I like to see a quant with pre-degree experience in real, objective data. Ideally in finance in control, audit, operations or IT (but real IT with completed projects that satisfied users, not as a cog in a gigantic boondoggle); but also possibly in scientific research (again, real research) or another practical field. Fortunately, most good schools have accounting and computer science professors who keep up-to-date with the profession and have extensive practical experience. There are plenty of practitioners who can give guest lectures on financial data flows. These teachers can build on what students learned on the job before entering the program, but I’m skeptical that they can do much for someone who never tried on his own, or in a class dominated by such neophytes. Moreover, quantitative degree programs seldom put enough emphasis on these essential data skills.

These lessons can be reinforced by giving homework problems and exams on realistic data systems. Don’t give a student a few numbers and ask her to calibrate a zero-coupon treasury curve, give her a Bloomberg terminal or a Wall Street Journal. Then when students have hand calculations down, ask them to write useful procedures to do the calculation, using realistic systems for inputs and outputs, and insisting on rigorous IT standards.

2. Responsibility
An interview question I ask quants is, “Have you ever done a computation on which an important decision depended, and you have hard objective evidence that your answer was correct?” If you don’t make decisions based on computations, you’re no quant, however good your math skills. If you don’t test your results, rigorously and regularly, you will never be a successful quant. Ditto if you’re always wrong. Nevertheless, the majority of candidates with quantitative finance degrees flounder at the question. It baffles me why they think I can afford to let them find out if they are good quants on my time, with real money at stake.

A common bad answer I get describes a project in which the candidate made a computation, relying on someone else for the data and a third party to evaluate the result. The candidate’s role was limited to doing a calculation and delivering the result. The candidate may not admit this at first, but it becomes obvious when they cannot give any reason they had for believing the data were correct or that the decision was a good one—it’s only “someone told me” or worse, “everyone agreed”. If there was a bad decision, it was someone else’s fault, either a data error or a misinterpretation of the computation. The candidate is never responsible.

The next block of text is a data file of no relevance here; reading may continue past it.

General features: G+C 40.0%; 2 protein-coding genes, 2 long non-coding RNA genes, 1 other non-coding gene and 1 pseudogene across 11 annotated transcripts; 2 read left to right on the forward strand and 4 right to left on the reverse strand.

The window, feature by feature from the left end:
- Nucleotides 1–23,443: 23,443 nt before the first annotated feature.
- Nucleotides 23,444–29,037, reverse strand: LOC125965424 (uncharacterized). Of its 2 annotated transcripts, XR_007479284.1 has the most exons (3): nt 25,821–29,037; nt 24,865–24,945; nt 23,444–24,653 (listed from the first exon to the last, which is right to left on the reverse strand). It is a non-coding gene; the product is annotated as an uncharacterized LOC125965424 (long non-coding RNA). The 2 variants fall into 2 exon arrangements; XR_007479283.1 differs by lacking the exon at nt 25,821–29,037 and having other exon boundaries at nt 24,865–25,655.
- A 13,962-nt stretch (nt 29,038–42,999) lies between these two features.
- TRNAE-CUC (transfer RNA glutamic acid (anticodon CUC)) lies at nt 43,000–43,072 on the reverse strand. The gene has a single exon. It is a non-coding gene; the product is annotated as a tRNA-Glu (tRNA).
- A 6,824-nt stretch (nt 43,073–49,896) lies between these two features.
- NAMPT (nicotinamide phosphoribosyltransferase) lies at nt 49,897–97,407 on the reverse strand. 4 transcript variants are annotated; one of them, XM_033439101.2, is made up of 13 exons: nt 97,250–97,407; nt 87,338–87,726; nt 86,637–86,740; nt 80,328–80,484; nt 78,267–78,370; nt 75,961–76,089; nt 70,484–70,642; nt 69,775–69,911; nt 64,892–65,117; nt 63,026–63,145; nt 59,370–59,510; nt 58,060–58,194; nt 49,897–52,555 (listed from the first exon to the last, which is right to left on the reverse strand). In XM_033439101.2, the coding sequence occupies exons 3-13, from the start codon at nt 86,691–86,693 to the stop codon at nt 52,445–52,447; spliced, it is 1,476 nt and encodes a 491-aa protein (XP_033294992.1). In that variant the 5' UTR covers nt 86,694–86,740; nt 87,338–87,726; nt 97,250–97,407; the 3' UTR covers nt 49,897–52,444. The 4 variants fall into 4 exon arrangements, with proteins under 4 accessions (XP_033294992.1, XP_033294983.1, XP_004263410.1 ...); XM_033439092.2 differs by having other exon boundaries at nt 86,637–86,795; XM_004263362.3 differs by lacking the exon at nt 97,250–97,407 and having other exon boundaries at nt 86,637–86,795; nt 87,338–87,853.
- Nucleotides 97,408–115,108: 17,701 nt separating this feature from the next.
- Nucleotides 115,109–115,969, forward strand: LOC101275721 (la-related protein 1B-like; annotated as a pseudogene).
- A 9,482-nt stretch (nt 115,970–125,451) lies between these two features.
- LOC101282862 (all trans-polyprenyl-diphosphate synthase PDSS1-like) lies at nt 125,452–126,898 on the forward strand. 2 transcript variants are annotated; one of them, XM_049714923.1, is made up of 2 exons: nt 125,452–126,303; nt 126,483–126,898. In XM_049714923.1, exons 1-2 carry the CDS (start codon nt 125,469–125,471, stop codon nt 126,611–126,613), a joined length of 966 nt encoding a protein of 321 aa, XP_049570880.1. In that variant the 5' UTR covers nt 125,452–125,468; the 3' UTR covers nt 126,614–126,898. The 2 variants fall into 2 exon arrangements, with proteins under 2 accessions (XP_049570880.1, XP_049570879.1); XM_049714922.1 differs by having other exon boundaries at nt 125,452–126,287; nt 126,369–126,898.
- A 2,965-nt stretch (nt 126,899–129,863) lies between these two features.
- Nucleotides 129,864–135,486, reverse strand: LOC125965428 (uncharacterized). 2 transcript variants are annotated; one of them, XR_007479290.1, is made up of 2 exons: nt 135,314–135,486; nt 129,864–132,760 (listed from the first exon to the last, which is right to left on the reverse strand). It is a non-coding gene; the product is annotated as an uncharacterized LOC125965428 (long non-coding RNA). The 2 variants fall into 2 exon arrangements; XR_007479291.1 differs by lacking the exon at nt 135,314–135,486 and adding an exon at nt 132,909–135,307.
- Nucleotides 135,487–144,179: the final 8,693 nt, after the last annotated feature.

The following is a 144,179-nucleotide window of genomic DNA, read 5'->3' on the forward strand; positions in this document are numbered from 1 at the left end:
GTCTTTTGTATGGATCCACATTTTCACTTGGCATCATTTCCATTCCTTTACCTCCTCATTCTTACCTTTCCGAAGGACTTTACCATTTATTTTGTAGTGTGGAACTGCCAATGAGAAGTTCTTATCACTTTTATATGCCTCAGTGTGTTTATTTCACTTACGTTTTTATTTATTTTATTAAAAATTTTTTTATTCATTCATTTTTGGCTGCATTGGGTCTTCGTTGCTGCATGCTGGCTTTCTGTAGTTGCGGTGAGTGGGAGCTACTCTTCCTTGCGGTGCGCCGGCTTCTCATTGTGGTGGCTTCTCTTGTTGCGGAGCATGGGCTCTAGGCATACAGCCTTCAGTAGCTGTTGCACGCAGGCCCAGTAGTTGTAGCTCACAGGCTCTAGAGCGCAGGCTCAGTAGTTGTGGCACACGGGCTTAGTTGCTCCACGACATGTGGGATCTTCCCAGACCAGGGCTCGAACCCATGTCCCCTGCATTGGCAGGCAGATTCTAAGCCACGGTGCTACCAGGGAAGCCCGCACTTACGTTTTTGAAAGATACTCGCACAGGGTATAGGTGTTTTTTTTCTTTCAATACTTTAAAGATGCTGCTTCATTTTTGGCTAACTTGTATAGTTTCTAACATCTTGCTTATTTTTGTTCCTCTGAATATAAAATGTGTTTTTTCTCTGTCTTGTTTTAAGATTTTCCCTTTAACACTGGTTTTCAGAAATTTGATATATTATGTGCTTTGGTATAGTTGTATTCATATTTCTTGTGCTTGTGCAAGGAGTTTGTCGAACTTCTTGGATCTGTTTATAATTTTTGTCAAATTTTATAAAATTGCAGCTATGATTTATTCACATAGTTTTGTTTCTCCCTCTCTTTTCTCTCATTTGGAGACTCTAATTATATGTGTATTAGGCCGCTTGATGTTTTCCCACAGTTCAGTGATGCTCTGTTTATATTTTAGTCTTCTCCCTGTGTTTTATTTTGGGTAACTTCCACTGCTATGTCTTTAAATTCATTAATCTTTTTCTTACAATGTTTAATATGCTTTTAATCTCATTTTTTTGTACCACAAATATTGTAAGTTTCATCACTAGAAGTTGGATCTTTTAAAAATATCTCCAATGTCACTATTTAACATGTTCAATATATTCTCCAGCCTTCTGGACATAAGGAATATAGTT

This person is a major danger in a financial institution, and probably anywhere else outside a classroom. They not only induce lots of errors, they poison the work atmosphere. Quantitative finance degree programs should have significant coursework where students are graded on results with real future data: do portfolios perform within parameters, do trading rules make money, do hedges hedge? No excuses for “irrational markets,” or “unexpected events,” or “you didn’t tell us to check that,” or “I got the answer right but the sign wrong.” Of course that introduces some luck into the grading (but it eliminates subjectivity which is a good trade in my book, at least for some of the coursework). I think any loss in fairness is offset preparing students for interviews, not to mention jobs. And if this discourages some students from getting the degree, it saves both them and the financial system a lot of trouble.